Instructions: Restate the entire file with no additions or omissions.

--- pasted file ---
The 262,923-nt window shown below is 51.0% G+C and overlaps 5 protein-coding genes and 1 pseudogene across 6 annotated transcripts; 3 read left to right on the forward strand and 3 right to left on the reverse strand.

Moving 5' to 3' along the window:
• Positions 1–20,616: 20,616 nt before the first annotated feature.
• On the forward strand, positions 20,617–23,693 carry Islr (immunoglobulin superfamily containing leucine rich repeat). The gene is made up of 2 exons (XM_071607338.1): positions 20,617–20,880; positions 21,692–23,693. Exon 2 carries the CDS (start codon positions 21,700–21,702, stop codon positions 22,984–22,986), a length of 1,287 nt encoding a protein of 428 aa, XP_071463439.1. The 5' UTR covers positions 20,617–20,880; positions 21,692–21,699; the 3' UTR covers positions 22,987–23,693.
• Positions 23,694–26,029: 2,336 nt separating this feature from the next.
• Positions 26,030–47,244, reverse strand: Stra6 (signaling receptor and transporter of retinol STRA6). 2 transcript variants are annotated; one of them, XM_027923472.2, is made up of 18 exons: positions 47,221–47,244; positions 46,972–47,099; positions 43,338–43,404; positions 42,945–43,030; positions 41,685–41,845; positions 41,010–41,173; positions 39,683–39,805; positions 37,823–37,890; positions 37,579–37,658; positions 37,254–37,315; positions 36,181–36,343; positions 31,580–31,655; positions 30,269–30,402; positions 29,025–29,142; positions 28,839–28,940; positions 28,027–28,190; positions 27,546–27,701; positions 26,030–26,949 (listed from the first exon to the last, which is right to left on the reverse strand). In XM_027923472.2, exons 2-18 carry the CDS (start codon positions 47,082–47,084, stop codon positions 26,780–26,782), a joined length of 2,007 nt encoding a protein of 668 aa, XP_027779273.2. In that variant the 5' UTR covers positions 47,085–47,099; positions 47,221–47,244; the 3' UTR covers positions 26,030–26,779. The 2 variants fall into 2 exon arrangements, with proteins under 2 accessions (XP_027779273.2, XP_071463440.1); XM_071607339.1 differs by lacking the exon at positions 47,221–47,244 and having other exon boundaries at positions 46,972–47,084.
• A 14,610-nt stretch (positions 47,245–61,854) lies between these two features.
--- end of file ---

The 262,923-nt window shown below is 51.0% G+C and overlaps 5 protein-coding genes and 1 pseudogene across 6 annotated transcripts; 3 read left to right on the forward strand and 3 right to left on the reverse strand.

Moving 5' to 3' along the window:
• Positions 1–20,616: 20,616 nt before the first annotated feature.
• On the forward strand, positions 20,617–23,693 carry Islr (immunoglobulin superfamily containing leucine rich repeat). The gene is made up of 2 exons (XM_071607338.1): positions 20,617–20,880; positions 21,692–23,693. Exon 2 carries the CDS (start codon positions 21,700–21,702, stop codon positions 22,984–22,986), a length of 1,287 nt encoding a protein of 428 aa, XP_071463439.1. The 5' UTR covers positions 20,617–20,880; positions 21,692–21,699; the 3' UTR covers positions 22,987–23,693.
• Positions 23,694–26,029: 2,336 nt separating this feature from the next.
• Positions 26,030–47,244, reverse strand: Stra6 (signaling receptor and transporter of retinol STRA6). 2 transcript variants are annotated; one of them, XM_027923472.2, is made up of 18 exons: positions 47,221–47,244; positions 46,972–47,099; positions 43,338–43,404; positions 42,945–43,030; positions 41,685–41,845; positions 41,010–41,173; positions 39,683–39,805; positions 37,823–37,890; positions 37,579–37,658; positions 37,254–37,315; positions 36,181–36,343; positions 31,580–31,655; positions 30,269–30,402; positions 29,025–29,142; positions 28,839–28,940; positions 28,027–28,190; positions 27,546–27,701; positions 26,030–26,949 (listed from the first exon to the last, which is right to left on the reverse strand). In XM_027923472.2, exons 2-18 carry the CDS (start codon positions 47,082–47,084, stop codon positions 26,780–26,782), a joined length of 2,007 nt encoding a protein of 668 aa, XP_027779273.2. In that variant the 5' UTR covers positions 47,085–47,099; positions 47,221–47,244; the 3' UTR covers positions 26,030–26,779. The 2 variants fall into 2 exon arrangements, with proteins under 2 accessions (XP_027779273.2, XP_071463440.1); XM_071607339.1 differs by lacking the exon at positions 47,221–47,244 and having other exon boundaries at positions 46,972–47,084.
• A 14,610-nt stretch (positions 47,245–61,854) lies between these two features.